For an Intamin Blitz Coaster to rank right in the middle of this list, doesn’t make Cheetah Hunt a “lesser” ride than anything you’ll find further down in this article, it just speaks to the coaster’s accessibility, fun factor, and how it’s a great first “big” coaster for a lot of younger thrill seekers. A very smooth coaster experience, Cheetah Hunt features three launches, a zero-gravity roll and a top speed of 60mph, but with a height requirement of 48″, is also a great coaster for families to ride together. The coaster’s largest drop of 130′ actually takes riders into an underground trench from the top of the 102′ “Windcatcher” Tower before taking off across the Serengeti.

6. SheiKra

SheiKra gets its name from an Asian-African hawk that is known to dive vertically for its prey, which is a perfect way to describe the coaster’s 200′ tall first drop. As the first Dive Coaster from Bolliger & Mabillard in North America, SheiKra was the tallest, fastest, and longest coaster of its kind when it opened, and was also the first to feature an Immelmann loop as well as a splashdown. Despite its floorless trains and breaking of the 200′ barrier, a ride on Sheikra is a very smooth and enjoyable experience. If you can get past the height, it’s not bad at all! For more thrills, try to get a seat on one of the far right or far left seats, and you’ll truly feel like you are flying!

7. Tigris

Tigris, which opened in 2019, is a Skyrocket II model from launched coaster specialists Premier Rides. Launching riders forwards, backwards, and forwards again out of the station at speeds reaching 62mph, the train ascends at a vertical angle to heights of 150′ before taking a painstakingly slow zero-G roll at the top, and diving back down to earth by way of a non-inverting loop. The ride is over in a matter of seconds, so fast that if you’re not ready for it, it may be over before you even think it begins. Each seat on Tigris provides a different experience, so we recommend riding more than once!

Level III: Thrill Junkies

8. Kumba

As any coaster enthusiast knows, Bolliger & Mabillard coasters are known for the “Roar” sound they make. Kumba, which translates to “Roar” in the African Congo language, is one of the most iconic coasters at Busch Gardens Tampa. Featuring perhaps the most photographed set of interlocking corkscrews on any roller coaster and a loop that circle’s the ride’s lift hill, a ride on Kumba means non-stop thrills over the nearly 4,000′ feet of track. Despite its age and status as the first-ever B&M traditional sit down roller coaster, Kumba still provides a great ride if your stomach can handle the seven stomach-churning inversions! It’s weird to call a coaster younger than 30 years old a classic, but it truly has held up over the years!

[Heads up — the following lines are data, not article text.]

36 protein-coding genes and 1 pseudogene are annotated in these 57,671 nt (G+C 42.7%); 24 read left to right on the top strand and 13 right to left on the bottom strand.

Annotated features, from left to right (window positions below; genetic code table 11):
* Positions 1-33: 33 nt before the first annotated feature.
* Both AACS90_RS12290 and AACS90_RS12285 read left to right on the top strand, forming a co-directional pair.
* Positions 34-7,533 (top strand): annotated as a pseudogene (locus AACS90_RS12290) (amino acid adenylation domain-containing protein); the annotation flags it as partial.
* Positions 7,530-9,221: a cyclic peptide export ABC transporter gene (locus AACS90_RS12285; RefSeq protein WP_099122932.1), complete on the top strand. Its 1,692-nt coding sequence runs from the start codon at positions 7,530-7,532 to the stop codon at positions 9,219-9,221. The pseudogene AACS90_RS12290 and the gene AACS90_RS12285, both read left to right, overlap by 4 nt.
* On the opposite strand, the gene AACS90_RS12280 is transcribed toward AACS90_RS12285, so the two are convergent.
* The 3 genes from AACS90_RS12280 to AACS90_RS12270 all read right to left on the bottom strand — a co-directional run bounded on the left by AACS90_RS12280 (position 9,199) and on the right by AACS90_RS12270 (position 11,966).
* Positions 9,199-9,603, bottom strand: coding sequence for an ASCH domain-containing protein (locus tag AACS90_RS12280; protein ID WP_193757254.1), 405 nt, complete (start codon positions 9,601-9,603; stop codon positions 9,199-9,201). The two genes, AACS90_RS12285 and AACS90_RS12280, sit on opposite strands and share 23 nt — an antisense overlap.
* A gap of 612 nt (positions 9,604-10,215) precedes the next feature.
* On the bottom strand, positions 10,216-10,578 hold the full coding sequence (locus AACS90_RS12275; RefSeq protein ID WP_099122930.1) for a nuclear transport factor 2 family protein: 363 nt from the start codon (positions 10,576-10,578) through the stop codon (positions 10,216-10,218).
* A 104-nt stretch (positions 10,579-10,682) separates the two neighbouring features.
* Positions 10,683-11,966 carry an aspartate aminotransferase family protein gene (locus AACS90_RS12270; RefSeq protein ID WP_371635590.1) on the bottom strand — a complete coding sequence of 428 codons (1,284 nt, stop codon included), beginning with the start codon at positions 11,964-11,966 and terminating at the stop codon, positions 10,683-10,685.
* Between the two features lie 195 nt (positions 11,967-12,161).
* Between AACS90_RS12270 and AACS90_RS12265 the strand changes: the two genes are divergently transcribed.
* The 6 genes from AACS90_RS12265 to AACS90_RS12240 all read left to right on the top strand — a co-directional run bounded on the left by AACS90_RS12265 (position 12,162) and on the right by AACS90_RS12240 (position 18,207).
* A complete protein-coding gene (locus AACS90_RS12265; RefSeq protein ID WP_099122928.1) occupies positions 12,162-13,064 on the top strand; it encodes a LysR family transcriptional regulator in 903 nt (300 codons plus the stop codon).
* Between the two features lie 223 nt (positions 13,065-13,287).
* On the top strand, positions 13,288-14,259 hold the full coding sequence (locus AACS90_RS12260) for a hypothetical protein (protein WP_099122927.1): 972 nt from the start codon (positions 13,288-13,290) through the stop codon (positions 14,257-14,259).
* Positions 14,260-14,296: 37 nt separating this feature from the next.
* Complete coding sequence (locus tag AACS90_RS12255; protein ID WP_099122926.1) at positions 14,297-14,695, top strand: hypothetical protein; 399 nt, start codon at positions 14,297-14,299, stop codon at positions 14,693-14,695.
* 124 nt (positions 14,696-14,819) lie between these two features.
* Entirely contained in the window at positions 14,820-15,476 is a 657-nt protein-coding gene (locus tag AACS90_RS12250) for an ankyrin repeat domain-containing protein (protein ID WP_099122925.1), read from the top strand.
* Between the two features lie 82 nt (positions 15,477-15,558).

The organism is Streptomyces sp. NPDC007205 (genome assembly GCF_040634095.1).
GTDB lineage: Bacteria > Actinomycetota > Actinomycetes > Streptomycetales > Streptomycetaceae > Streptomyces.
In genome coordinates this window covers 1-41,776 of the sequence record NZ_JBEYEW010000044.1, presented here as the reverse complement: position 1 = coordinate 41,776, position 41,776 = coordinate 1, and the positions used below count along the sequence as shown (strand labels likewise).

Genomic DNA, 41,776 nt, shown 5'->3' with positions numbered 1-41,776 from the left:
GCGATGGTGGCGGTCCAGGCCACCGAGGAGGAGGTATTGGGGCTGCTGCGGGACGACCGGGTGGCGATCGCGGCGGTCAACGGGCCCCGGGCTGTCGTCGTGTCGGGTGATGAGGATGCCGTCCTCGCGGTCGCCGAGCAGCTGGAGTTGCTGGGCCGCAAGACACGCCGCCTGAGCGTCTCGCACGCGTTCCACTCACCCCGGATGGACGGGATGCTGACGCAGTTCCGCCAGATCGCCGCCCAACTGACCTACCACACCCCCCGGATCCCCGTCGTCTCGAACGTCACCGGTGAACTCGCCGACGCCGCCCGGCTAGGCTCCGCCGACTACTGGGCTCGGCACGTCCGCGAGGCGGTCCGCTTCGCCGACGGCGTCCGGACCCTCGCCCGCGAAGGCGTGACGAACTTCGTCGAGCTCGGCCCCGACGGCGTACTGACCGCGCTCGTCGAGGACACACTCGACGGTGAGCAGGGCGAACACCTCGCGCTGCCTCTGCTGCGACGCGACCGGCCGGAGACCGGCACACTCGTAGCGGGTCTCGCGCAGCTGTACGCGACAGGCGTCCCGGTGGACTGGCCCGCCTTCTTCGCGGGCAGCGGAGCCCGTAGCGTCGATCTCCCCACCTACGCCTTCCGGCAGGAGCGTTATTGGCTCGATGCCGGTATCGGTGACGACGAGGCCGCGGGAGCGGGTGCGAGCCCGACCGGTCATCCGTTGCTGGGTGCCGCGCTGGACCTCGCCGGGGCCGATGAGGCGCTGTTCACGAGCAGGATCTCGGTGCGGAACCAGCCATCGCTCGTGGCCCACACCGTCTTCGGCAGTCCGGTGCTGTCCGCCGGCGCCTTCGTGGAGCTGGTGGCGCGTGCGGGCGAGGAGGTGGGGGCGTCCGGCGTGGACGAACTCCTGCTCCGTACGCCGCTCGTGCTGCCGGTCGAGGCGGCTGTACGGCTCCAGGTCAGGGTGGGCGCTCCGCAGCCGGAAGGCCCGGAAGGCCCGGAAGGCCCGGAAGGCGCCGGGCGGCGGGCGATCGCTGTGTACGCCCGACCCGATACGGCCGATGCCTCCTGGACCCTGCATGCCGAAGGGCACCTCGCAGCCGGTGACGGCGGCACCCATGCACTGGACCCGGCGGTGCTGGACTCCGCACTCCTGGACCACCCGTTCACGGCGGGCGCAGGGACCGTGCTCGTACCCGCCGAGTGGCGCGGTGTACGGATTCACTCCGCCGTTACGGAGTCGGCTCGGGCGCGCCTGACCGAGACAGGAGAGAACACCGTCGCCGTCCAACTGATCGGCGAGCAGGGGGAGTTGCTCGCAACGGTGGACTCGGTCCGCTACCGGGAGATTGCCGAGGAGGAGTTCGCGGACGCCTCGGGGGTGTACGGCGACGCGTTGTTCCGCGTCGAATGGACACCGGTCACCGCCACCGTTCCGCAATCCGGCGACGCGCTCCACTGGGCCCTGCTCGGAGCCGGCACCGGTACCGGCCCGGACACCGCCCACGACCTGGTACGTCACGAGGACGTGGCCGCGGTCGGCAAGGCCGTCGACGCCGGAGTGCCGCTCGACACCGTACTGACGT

9. Montu

Another coaster at Busch Gardens Tampa with seven inversions, Montu is a B&M inverted coaster where each element flows seamlessly to the next. Despite being a completely different type of roller coaster experience than what is on Kumba, Montu is just six feet longer, seven feet taller, and six seconds longer than the nearby sit down coaster. As riders on Montu reach 60mph, the same top speed as Kumba, the trains will encounter two vertical loops, a batwing double inversion, as well as an immelmann, corkscrew, and zero-G roll. Anchoring the park’s Egypt section, Montu is consistently rated as one of the best B&M inverts, even with it turning 25 in 2021.

10. Iron Gwazi (Opening in 2021)

If you’ve gotten this far, of course you know that Iron Gwazi was going to top this list, despite not being open at the time of this writing. Rising from the ashes of the former Gwazi wooden coaster who went under the metaphorical knife of Rocky Mountain Construction, Iron Gwazi has been teasing park guests for nearly the entirety of 2020, as testing began just as the COVID-19 pandemic started shutting down theme parks across the world. Recently, the park released a point of view video, and we believe it’s going to live up to the hype. With a beyond vertical drop, two inversions, and a top-speed of 76mph, it is safe to assume that Iron Gwazi will not only be the most thrilling coaster at Busch Gardens Tampa, but very well could be one of the most thrilling coasters in North America when all is said and done!

…But since you started with Air Grover, you’re ready for it, right?

For more information about Busch Gardens Tampa’s Roller Coasters, be sure to visit the park’s website, and follow the park on social media: Facebook | Twitter | Instagram


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1 Response

  1. Brian says:

    I thought Sheikra is the scariest.
    Sheikra is Way scarier than Kumba & Montu.